So what's happened in the last month?

Community Centered Advertising

I'm normally good about breaking news of Spot.Us on my personal blog and Idea Lab. But last month we unleashed a feature somewhat quietly, using just an email to registered members of Spot.Us (sign up for our newsletters here). It was later covered in Poynter.

We call it "Community Centered Advertising." Before I go off on a rant about it, let me ask long time readers, friends, acquaintances, lovers of journalism or revenue geeks to try the following demonstration.

In less than two minutes and five clicks you can help an independent reporter (and Spot.Us).

  1. Go to Spot.Us and login or register.
  2. Click "Earn Credits" in the header navigation.
  3. Take a simple and short survey.
  4. Submit the survey and earn $5. Then you'll be taken to a page with all our active pitches.
  5. Select the pitch of your choice (this is the fun part), click "Apply Credits," and confirm that decision.

Bill Mitchel from Poynter wrote about it and summed it up: "In some ways, it seems like a no-brainer: Encourage consumer engagement with advertising by giving users a stake in deciding how the revenue gets spent ... Spot.Us itself is an experiment in transparency and control of money for news. This is just a matter of applying it to advertising."

What we are doing is making it very transparent how advertising money gets spent on Spot.Us. It's so transparent that we give up ownership of that decision to members of the public who engage with the advertisement. Spot.Us is sponsoring this current campaign but we already have our next sponsor lined up. (Interested in being a sponsor? Contact info@spot.us).

Is It Working?

1. The numbers don't lie: Our engagement percentages went up drastically. When fundraising online you can expect a certain amount of attrition. People will view your site and not engage. It's a big mental burden to reach for your wallet even if it's not a financial burden. Folks like Beth Kanter have been talking about it for years; there is an engagement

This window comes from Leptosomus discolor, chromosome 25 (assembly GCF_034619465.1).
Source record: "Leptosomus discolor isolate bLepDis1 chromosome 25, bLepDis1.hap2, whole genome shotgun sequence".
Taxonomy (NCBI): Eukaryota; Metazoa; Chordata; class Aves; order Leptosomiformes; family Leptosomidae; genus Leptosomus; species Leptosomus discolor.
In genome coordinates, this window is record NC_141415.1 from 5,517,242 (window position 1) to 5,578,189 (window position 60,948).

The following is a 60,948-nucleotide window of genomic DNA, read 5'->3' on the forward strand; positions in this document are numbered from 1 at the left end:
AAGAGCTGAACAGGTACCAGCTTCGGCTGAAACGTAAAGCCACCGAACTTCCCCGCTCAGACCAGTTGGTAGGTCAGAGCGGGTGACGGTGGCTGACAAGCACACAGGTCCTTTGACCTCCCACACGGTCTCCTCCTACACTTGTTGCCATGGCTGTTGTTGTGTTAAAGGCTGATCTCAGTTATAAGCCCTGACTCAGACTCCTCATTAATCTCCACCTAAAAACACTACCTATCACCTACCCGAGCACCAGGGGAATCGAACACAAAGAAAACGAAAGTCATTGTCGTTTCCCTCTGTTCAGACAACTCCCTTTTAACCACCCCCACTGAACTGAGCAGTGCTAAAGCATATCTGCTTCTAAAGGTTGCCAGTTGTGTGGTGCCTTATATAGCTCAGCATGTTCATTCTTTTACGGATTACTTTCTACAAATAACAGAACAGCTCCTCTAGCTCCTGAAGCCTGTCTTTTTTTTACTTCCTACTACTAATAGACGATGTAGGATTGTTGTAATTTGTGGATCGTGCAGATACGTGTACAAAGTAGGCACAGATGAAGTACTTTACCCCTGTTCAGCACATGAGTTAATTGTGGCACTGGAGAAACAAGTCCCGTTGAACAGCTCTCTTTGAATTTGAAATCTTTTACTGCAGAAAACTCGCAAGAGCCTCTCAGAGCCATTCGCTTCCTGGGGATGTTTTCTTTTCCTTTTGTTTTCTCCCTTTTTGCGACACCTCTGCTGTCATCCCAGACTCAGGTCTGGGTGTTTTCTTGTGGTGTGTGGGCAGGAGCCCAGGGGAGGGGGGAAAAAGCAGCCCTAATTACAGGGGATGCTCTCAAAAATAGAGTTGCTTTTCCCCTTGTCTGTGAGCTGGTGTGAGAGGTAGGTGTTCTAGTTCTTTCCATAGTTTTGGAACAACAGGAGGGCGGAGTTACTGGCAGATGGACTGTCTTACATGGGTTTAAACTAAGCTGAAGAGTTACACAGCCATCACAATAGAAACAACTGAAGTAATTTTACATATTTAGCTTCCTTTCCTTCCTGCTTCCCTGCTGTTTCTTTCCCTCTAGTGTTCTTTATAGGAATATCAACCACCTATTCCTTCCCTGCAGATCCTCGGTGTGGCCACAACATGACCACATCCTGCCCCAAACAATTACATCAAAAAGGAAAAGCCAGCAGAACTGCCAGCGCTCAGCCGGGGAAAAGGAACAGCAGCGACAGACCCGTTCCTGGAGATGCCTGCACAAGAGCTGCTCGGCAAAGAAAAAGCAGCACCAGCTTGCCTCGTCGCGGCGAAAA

ladder
and people have to start from the bottom. Well, now the bottom level of engagement on Spot.Us can still support stories financially at no cost to the user. As expected, user engagement went up dramatically -- it quadrupled, in fact.

2. The numbers got better: We also saw something that I didn't expect to happen -- we got more financial contributions on Spot.Us as well. I figured with the "Earn Credits" option nobody would donate their own money. To the contrary, many did. The $5 in credits was an appetizer.

3. The challenges for this revenue stream: I feel confident that this model is ethically sound in that the advertising won't influence the content -- at least, no more than could be argued advertising impacts content for any publication. That said, we want sponsorships that engage people in a positive way. Wouldn't it be great if people were engaging with the advertisement not just because they wanted the credits, but because it served their information needs somehow? Still, we are a non-profit startup. Unlike the Bay Citizen which had $8.7 million at their launch, we have just me to try and sell sponsorships on top of everything else. So challenge  number one is finding a way to sell sponsorships quick and easy. To do this we need a broader appeal. Which brings us to the next part of
this update.

Spot.Us Creeping into Your Town (Lessons on Assumptions)